We entered the grounds into a small court-yard with three open buildings, the first is the Tea Room, the second is the Mill and last the oven room. Heading to the Tea Room first we were warmly greeted by a staff member. They serve drinks and snacks which was fine although it would have been nice to have the option of something a bit more substantial, we chose tea and cake. The cake was discounted due to lots leftover from a cake festival the previous day. We sat outside to enjoy the weather, the cake was super tasty, I would have happily paid full price. The Tea room also has a small souvenir section and even sells flour made on site.
When we were done we paid at the counter for entrance to the Mill and headed in. The Mill is spread out on multiple levels and is negotiated via heading up and down different sets of stairs. There are lots of low beams to watch out for, fortunately I’m short so this wasn’t an issue. The Mill has been beautifully maintained and is in fantastic condition. As we looked around we saw information panels and questions for children. For the Lord of the Rings fan there’s a mini treasure hunt, carved plaques each with a different character and a clue to the next plaque (I found them all ….SMASHED IT!).
The tour even heads outside to overlook an amazing pond, it’s a great view and is litter free. One of the final sections is a room devoted to The Lord of the Rings, it is painted to look like you have entered from a Hobbit’s house. There are a number of info panels about the Mill, surrounding areas and their significance to Tolkien. At the back of the room is a seating area with a video about Tolkien. This was a really enjoyable and gave extra information about Tolkien, the area and the Mill. It really set the scene for a Lord of the Rings fan.
The last areas contain an activity room mostly aimed at children, then a room all about the history of Tolkien and the Mill. From here we headed over to the Oven room for a quick peek inside. There wasn’t much to see but it’s nice to know that they bake their own bread on site.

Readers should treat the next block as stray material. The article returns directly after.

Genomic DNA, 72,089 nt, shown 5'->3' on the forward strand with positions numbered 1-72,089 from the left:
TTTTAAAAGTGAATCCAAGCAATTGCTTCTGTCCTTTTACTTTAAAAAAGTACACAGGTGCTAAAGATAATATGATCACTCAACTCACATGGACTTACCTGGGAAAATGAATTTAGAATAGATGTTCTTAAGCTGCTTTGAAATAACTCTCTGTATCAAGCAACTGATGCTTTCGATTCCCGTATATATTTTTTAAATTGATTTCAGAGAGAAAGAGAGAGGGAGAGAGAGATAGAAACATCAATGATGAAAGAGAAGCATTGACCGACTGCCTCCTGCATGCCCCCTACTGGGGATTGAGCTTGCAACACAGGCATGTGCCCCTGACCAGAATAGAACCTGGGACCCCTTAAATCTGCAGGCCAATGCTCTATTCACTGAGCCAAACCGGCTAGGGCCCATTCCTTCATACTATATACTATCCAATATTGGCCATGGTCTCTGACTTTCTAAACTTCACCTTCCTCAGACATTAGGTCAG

My day job is working at a very busy tourist attraction in Birmingham, the previous day I experienced over 3500 people piling through the doors. So I was unsure how hectic the Mill and nearby sites would be on a Bank Holiday Monday. Pleasantly it was a total contrast, it was calm, peaceful and thoroughly enjoyable.
The day on the whole was great, however there were a couple of negatives. The lack of anywhere nearby to sit down and get a decent lunch was a shame. Maybe if the cafe had been open although there was a Fish and Chip shop and a Sainsburys so there are options. It was a shame that people feel the need to throw litter all over the place, as this spoilt the bog slightly. These are pretty small grumbles and didn’t impact on the day over all.
This is very much an experience for a brighter day. It was really enjoyable sitting in the court-yard eating cake. I’d recommend doing the Mill before the Bog as this really set the tone, helping to create a bit of atmosphere and context. Preferably do the Mill first and maybe even watch the Trilogy before going to visit.
Like Lord of the Rings this involves lots of walking, so if you don’t enjoy walking or being outside you might not like all of this experience. If you are planning to just go to only the Mill you may be left feeling slightly underwhelmed. As although the Mill is a definite must see, on its own it is a small attraction. So make sure your take some comfy foot ware and see as much as possible.
A great alternative to a busy tourist attraction, I can’t recommend it enough and a real shame it isn’t a more popular tourist destination. Though I wouldn’t want it to become over run by hoards of visitors. As we walked around we saw plenty of other fanboys, I clocked lots of different geek culture t-shirts, which added to a nice sense of fan community.
The whole experience was excellent, keeping us busy from the morning until afternoon with things to see. So find a day with good weather, round-up some friends and head over to Sarehole Mill for a great day out.